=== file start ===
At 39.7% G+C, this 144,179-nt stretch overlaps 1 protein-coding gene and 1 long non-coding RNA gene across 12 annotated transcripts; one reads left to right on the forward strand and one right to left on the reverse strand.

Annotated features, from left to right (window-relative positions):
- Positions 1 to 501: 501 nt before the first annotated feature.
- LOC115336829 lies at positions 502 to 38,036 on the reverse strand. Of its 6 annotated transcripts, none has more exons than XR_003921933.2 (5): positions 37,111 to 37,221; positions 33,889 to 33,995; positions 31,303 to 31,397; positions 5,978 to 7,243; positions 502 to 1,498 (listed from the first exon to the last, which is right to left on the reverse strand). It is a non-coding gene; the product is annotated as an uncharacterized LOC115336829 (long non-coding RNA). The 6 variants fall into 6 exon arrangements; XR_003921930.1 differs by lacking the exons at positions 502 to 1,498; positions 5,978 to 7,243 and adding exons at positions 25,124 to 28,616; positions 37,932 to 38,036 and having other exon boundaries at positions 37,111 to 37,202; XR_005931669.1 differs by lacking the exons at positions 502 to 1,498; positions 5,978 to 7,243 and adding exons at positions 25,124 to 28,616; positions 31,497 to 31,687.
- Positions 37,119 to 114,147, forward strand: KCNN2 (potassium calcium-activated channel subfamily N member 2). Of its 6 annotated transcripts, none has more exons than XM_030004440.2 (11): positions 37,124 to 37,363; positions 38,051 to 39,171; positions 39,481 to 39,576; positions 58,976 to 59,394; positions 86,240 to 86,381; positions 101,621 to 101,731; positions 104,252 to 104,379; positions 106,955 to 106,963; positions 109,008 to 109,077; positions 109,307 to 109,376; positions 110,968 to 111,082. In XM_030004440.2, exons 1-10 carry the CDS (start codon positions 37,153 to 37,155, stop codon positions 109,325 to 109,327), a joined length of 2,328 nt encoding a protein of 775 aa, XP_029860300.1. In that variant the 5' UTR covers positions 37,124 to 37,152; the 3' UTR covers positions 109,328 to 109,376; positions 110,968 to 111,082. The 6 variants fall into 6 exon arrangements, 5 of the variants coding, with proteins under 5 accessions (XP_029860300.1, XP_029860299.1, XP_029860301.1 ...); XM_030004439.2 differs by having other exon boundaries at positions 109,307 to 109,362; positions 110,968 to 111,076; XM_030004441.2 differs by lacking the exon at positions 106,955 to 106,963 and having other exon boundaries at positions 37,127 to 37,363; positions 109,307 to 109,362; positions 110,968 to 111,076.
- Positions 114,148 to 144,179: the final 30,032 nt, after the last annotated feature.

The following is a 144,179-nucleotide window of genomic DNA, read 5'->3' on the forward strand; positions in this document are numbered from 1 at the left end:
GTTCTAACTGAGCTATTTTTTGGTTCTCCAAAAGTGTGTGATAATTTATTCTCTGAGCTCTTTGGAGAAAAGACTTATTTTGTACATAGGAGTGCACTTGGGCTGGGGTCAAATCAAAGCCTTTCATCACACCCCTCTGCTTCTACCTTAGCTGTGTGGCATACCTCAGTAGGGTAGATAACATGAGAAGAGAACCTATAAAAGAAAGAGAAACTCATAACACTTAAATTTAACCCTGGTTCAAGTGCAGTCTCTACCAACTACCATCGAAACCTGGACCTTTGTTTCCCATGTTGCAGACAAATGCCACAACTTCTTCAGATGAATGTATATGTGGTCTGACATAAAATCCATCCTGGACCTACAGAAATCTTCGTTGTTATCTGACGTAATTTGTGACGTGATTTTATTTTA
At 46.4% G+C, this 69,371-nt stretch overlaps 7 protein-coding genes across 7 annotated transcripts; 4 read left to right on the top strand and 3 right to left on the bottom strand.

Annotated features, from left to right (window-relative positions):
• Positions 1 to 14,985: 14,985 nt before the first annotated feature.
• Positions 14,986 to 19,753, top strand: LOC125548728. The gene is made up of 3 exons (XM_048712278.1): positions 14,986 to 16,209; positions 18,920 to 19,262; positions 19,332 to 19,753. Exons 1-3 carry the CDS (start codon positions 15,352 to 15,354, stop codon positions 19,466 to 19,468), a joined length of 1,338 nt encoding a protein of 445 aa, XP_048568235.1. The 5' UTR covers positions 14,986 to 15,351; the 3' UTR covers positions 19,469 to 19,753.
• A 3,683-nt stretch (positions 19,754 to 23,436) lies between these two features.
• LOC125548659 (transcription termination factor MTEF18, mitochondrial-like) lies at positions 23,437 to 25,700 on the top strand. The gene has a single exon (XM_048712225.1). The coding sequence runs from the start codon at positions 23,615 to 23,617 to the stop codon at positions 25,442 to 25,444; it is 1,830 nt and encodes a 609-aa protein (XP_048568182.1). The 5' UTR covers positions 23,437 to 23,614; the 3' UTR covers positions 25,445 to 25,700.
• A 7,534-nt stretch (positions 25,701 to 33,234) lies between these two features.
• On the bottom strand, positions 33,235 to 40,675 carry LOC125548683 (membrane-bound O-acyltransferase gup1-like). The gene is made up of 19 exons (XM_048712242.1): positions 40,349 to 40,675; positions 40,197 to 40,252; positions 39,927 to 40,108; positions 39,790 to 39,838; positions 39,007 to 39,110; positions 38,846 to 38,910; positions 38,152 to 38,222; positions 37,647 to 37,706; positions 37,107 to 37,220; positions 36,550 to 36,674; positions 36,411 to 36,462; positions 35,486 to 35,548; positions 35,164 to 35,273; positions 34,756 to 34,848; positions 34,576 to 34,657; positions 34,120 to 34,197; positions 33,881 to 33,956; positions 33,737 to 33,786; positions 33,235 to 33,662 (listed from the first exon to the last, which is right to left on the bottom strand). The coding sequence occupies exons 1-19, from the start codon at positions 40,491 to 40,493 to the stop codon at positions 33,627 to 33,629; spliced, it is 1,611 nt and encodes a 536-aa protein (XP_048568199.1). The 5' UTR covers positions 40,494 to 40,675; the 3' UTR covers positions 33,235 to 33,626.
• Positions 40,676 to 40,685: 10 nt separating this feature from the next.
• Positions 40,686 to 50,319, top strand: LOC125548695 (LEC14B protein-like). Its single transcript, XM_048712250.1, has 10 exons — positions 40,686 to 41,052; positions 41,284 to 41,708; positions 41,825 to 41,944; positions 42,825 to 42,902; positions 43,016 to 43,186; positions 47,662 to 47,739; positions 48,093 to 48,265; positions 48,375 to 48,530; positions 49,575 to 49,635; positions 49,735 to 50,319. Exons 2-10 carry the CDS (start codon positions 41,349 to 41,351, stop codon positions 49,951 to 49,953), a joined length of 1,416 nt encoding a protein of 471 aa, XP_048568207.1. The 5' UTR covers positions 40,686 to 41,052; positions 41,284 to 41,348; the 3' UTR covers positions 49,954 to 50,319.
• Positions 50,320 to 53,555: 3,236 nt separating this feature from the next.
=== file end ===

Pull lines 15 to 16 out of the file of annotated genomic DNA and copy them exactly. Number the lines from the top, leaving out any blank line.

• A 7,534-nt stretch (positions 25,701 to 33,234) lies between these two features.
• On the bottom strand, positions 33,235 to 40,675 carry LOC125548683 (membrane-bound O-acyltransferase gup1-like). The gene is made up of 19 exons (XM_048712242.1): positions 40,349 to 40,675; positions 40,197 to 40,252; positions 39,927 to 40,108; positions 39,790 to 39,838; positions 39,007 to 39,110; positions 38,846 to 38,910; positions 38,152 to 38,222; positions 37,647 to 37,706; positions 37,107 to 37,220; positions 36,550 to 36,674; positions 36,411 to 36,462; positions 35,486 to 35,548; positions 35,164 to 35,273; positions 34,756 to 34,848; positions 34,576 to 34,657; positions 34,120 to 34,197; positions 33,881 to 33,956; positions 33,737 to 33,786; positions 33,235 to 33,662 (listed from the first exon to the last, which is right to left on the bottom strand). The coding sequence occupies exons 1-19, from the start codon at positions 40,491 to 40,493 to the stop codon at positions 33,627 to 33,629; spliced, it is 1,611 nt and encodes a 536-aa protein (XP_048568199.1). The 5' UTR covers positions 40,494 to 40,675; the 3' UTR covers positions 33,235 to 33,626.